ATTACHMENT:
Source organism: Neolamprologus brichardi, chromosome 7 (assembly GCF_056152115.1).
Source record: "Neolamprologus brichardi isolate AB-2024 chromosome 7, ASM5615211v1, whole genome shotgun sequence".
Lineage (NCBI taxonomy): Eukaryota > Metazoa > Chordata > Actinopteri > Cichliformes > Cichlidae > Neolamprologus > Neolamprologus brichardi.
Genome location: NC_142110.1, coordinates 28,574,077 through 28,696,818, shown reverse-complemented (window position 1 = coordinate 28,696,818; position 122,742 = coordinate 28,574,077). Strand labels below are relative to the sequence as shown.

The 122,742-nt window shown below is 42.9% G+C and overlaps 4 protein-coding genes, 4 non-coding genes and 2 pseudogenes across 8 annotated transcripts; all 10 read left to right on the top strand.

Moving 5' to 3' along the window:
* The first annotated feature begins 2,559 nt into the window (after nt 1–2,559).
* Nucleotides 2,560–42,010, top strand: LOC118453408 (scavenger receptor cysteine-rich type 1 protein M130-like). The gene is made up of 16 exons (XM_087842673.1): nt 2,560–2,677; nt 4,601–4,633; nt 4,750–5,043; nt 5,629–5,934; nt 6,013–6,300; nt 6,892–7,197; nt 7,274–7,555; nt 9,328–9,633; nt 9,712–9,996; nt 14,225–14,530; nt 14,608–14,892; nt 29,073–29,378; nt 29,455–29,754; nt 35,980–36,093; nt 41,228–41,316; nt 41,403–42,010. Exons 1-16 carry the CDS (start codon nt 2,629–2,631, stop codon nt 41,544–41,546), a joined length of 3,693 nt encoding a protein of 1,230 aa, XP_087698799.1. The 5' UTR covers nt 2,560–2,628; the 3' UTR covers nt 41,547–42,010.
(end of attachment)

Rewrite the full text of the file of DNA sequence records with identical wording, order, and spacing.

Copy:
Source organism: Neolamprologus brichardi, chromosome 7 (assembly GCF_056152115.1).
Source record: "Neolamprologus brichardi isolate AB-2024 chromosome 7, ASM5615211v1, whole genome shotgun sequence".
Lineage (NCBI taxonomy): Eukaryota > Metazoa > Chordata > Actinopteri > Cichliformes > Cichlidae > Neolamprologus > Neolamprologus brichardi.
Genome location: NC_142110.1, coordinates 28,574,077 through 28,696,818, shown reverse-complemented (window position 1 = coordinate 28,696,818; position 122,742 = coordinate 28,574,077). Strand labels below are relative to the sequence as shown.

The 122,742-nt window shown below is 42.9% G+C and overlaps 4 protein-coding genes, 4 non-coding genes and 2 pseudogenes across 8 annotated transcripts; all 10 read left to right on the top strand.

Moving 5' to 3' along the window:
* The first annotated feature begins 2,559 nt into the window (after nt 1–2,559).
* Nucleotides 2,560–42,010, top strand: LOC118453408 (scavenger receptor cysteine-rich type 1 protein M130-like). The gene is made up of 16 exons (XM_087842673.1): nt 2,560–2,677; nt 4,601–4,633; nt 4,750–5,043; nt 5,629–5,934; nt 6,013–6,300; nt 6,892–7,197; nt 7,274–7,555; nt 9,328–9,633; nt 9,712–9,996; nt 14,225–14,530; nt 14,608–14,892; nt 29,073–29,378; nt 29,455–29,754; nt 35,980–36,093; nt 41,228–41,316; nt 41,403–42,010. Exons 1-16 carry the CDS (start codon nt 2,629–2,631, stop codon nt 41,544–41,546), a joined length of 3,693 nt encoding a protein of 1,230 aa, XP_087698799.1. The 5' UTR covers nt 2,560–2,628; the 3' UTR covers nt 41,547–42,010.